Fiction:

  • The Warden by Anthony Trollope.
  • The City and the House by Natalia Ginzburg (EB & print).
  • Summer at Fairacre by Miss Read (EB).
  • Joseph Andrews by Henry Fielding.
  • All Souls by Javier Marias (EB & print).
  • All-of-a-Kind-Family by Sydney Taylor (AB and print).

Nonfiction:

  • Sixpence House by Paul Collins (EB & print).
  • Secret Knowledge of Water by Craig Childs.

Series continuation:

  • Hunting Season by Nevada Barr (EB and print).
  • The Game by Laurie R. King (AB/AB/print).
  • Topper Takes a Trip by Thorne Smith (EB & print)
  • Second Foundation by Isaac Asimov (EB)

Early Review for LibraryThing:

  • Red Earth: a Rwandan Story of Healing and Forgiveness by Denise Uwimana

For fun:

  • Flight Behavior by Barbara Kingsolver – Yes! I finally finished it!

The Warden

Trollope, Anthony. The Warden. New York: Book League of America, 1956.

Reason read: Anthony Trollope’s birth month is April. Read in his honor.

Reverend Septimus Harding, at fifty years old, became Precentor of the Cathedral as well as the Warden of Hiram’s Hospital. Because of his dual employment he makes a significantly higher wage than others. This
inequality of salary is a modern conflict and no one is more bothered by this than John Bold. But Mr. bold has a conflict of interest. While he is against Mr. Harding’s significant salary and starts a petition to challenge it, he is also attracted and betrothed to Harding’s twenty four year old daughter, Eleanor. When he realizes the heartache he has caused the Harding family he tries to retract his complaint..but of course it is too late. The wheels of justice have been set in motion. The lesson for John Bold is you made your bed, now you have to lie in it.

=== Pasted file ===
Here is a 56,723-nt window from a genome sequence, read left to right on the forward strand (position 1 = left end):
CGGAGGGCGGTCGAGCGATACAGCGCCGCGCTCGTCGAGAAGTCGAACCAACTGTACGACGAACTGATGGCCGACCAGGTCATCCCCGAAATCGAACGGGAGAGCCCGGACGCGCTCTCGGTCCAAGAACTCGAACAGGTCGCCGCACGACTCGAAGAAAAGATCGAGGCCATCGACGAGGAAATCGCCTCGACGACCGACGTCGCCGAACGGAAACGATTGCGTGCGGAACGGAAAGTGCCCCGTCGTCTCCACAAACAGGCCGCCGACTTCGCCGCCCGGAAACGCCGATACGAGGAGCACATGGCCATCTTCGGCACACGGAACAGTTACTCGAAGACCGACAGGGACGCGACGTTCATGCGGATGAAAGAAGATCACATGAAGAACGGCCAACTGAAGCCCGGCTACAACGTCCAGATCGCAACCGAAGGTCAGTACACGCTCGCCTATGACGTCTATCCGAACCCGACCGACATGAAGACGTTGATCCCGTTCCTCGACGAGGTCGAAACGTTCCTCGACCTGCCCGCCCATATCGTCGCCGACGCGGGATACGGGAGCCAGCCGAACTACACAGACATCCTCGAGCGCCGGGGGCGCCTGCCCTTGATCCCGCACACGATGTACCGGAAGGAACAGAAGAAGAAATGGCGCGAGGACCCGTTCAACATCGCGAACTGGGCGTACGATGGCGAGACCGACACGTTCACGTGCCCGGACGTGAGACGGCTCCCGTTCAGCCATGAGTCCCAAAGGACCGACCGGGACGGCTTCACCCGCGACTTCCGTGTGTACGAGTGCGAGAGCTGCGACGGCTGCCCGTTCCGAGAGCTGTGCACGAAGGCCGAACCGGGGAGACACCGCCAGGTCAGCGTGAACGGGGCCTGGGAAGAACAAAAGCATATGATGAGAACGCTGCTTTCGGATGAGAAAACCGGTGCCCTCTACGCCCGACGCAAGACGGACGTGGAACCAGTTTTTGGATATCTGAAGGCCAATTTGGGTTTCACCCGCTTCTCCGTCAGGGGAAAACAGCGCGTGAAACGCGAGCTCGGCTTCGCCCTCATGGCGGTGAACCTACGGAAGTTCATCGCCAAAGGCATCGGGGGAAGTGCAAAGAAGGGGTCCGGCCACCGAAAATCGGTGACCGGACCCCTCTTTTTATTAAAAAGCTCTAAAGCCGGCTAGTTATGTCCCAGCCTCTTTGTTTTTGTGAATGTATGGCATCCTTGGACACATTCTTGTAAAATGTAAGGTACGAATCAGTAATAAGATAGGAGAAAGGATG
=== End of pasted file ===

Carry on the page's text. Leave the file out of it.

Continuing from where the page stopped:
The lesson for the Warden is one of morality. Eventually, the suit is abandoned but Harding is still wracked with guilt. He resigns despite everyone’s urging to reconsider.

Line that still holds true today, “What on earth could be more luxurious than a sofa, a book, and a cup of coffee?”

Author fact: Trollope designed his Barsetshire series to be read as modern novels.

Book trivia: the entire Barsetshire series was made into a popular television show.

Nancy said: Pearl’s “favorite Trollope novels are the whole Barsetshire sereis

BookLust Twist: from More Book Lust in the chapter called “Barsetshire and Beyond” (p 15).


Appealing to April

I have a ridiculous number of books planned for this month. I have no idea what I was thinking.

Fiction:

  • The Warden by Anthony Trollope – in honor of Trollope’s birth month being in April.
  • City and the House by Natalie Ginsberg – in honor of April being Letter Writing month.
  • All Souls by Javier Marias – in honor of Oxford Jazz Festival traditionally being in April.
  • All-of-a-Kind-Family by Sydney Taylor – in honor of April being Sibling month and in honor of Library Week.

Nonfiction:

  • The Secret Knowledge of Water by Craig Childs – in honor of John Muir’s birth month (and the fact we are visiting Arizona soon).
  • Sixpence House: Lost in a Town of Books by Paul Collins – in honor of Library Week.

Series continuations:

  • Hunting Season by Nevada Barr to finish the series read out of order.
  • The Game by Laurie R. King – to finish the series started in honor of Female Mystery month.
  • Topper Takes a Trip by Thorne Smith – to finish the series started in honor of Smith’s birth month.
  • The Council of the Cursed by Peter Tremayne – to continue the series started in honor of Tremayne’s birth month.
  • Second Foundation by Isaac Asimov – to continue the series started in honor of Asimov’s birth month.

Early Review for LibraryThing:

  • From Red Earth: a Rwandan Story of Healing and Forgiveness by Denise Uwiemana.